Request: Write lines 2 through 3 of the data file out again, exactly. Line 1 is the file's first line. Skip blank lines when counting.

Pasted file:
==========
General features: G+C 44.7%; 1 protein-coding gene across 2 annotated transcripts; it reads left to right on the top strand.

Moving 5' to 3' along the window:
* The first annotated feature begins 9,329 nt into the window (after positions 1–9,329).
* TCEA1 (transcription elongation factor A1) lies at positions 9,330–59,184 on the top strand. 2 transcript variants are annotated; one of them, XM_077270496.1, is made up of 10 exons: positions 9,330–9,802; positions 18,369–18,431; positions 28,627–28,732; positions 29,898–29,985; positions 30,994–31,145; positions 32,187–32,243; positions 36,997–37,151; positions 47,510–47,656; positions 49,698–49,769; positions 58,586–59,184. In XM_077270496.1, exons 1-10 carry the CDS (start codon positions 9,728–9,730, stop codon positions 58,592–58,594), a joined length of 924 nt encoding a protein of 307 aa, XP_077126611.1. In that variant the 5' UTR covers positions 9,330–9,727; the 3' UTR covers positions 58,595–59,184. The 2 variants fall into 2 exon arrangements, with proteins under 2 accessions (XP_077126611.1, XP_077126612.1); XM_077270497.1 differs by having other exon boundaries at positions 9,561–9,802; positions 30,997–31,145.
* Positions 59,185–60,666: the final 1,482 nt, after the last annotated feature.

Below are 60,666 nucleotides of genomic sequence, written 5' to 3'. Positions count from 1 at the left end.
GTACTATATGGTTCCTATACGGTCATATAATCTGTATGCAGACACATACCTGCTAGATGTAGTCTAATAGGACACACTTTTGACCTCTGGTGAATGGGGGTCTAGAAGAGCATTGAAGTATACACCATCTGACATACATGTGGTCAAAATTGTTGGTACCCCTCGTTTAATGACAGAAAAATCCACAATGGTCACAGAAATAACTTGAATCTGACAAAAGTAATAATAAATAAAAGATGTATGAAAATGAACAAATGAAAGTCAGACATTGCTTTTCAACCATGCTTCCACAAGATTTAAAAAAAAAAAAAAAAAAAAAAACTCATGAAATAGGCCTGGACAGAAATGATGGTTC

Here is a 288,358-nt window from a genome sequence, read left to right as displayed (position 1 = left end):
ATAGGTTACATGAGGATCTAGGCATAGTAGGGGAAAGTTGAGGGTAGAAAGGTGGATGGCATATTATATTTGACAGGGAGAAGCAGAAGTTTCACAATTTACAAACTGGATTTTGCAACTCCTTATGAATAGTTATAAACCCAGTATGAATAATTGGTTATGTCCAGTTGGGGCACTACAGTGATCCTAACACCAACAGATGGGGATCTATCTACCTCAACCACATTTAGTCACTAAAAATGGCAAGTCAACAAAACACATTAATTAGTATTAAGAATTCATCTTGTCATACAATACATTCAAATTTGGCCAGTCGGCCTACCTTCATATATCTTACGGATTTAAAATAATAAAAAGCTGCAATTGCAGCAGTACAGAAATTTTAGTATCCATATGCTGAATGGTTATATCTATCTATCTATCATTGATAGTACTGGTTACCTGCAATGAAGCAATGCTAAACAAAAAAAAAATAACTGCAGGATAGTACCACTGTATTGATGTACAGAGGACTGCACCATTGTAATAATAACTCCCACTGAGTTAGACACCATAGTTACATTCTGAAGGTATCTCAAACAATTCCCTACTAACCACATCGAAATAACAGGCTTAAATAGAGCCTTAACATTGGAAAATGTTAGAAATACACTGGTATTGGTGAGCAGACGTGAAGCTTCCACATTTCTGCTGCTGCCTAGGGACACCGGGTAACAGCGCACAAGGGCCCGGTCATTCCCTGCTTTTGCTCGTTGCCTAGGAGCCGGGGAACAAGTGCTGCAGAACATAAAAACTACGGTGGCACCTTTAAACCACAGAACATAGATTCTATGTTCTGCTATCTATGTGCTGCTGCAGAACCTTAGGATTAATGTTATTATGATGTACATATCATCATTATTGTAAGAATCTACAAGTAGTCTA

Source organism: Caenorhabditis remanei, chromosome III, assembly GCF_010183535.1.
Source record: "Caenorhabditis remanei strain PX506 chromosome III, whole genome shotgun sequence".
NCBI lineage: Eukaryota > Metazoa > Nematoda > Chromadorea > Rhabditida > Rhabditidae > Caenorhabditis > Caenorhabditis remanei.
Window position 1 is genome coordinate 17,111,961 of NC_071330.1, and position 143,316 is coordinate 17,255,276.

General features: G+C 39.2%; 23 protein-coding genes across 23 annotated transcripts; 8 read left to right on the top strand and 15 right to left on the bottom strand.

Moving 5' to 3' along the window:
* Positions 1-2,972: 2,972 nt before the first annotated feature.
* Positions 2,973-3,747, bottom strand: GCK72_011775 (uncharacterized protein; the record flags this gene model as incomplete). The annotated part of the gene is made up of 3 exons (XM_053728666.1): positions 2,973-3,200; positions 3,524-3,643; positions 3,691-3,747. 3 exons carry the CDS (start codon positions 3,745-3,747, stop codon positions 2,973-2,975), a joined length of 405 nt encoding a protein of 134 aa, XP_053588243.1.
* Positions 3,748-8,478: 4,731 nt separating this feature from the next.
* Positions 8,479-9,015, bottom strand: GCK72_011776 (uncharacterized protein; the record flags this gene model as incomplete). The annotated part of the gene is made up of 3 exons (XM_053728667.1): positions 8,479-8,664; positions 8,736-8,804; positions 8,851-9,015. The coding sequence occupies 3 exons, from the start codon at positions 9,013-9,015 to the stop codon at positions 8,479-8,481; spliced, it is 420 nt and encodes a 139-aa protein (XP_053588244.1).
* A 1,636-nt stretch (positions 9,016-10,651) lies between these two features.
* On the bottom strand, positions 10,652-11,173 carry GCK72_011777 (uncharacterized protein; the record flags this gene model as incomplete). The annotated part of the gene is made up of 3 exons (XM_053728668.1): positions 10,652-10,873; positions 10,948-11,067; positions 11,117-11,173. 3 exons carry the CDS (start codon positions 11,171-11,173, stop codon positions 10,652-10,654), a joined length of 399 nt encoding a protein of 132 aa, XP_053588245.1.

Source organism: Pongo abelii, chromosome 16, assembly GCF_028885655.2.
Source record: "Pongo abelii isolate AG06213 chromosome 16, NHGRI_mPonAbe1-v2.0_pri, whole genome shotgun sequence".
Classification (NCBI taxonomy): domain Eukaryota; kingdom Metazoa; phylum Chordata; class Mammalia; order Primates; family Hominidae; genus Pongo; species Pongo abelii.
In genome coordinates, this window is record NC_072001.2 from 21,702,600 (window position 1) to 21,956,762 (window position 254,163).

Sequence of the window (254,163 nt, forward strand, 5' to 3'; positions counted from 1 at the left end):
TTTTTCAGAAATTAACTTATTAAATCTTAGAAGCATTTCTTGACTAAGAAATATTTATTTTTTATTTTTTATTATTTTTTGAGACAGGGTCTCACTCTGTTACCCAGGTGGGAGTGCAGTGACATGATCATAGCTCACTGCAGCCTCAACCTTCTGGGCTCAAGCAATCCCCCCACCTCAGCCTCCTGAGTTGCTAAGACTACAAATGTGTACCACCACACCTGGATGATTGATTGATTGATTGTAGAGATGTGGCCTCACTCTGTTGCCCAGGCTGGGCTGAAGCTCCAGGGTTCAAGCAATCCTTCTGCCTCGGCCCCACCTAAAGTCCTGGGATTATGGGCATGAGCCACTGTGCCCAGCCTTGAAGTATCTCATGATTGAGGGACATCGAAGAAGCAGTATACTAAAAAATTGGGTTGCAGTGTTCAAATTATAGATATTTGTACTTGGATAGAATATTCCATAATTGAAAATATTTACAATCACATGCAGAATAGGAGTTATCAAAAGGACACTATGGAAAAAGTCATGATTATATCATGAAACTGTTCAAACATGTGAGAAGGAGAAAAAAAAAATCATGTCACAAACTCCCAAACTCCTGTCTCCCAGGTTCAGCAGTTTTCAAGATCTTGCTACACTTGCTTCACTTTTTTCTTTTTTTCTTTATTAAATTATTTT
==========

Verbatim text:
Moving 5' to 3' along the window:
* The first annotated feature begins 9,329 nt into the window (after positions 1–9,329).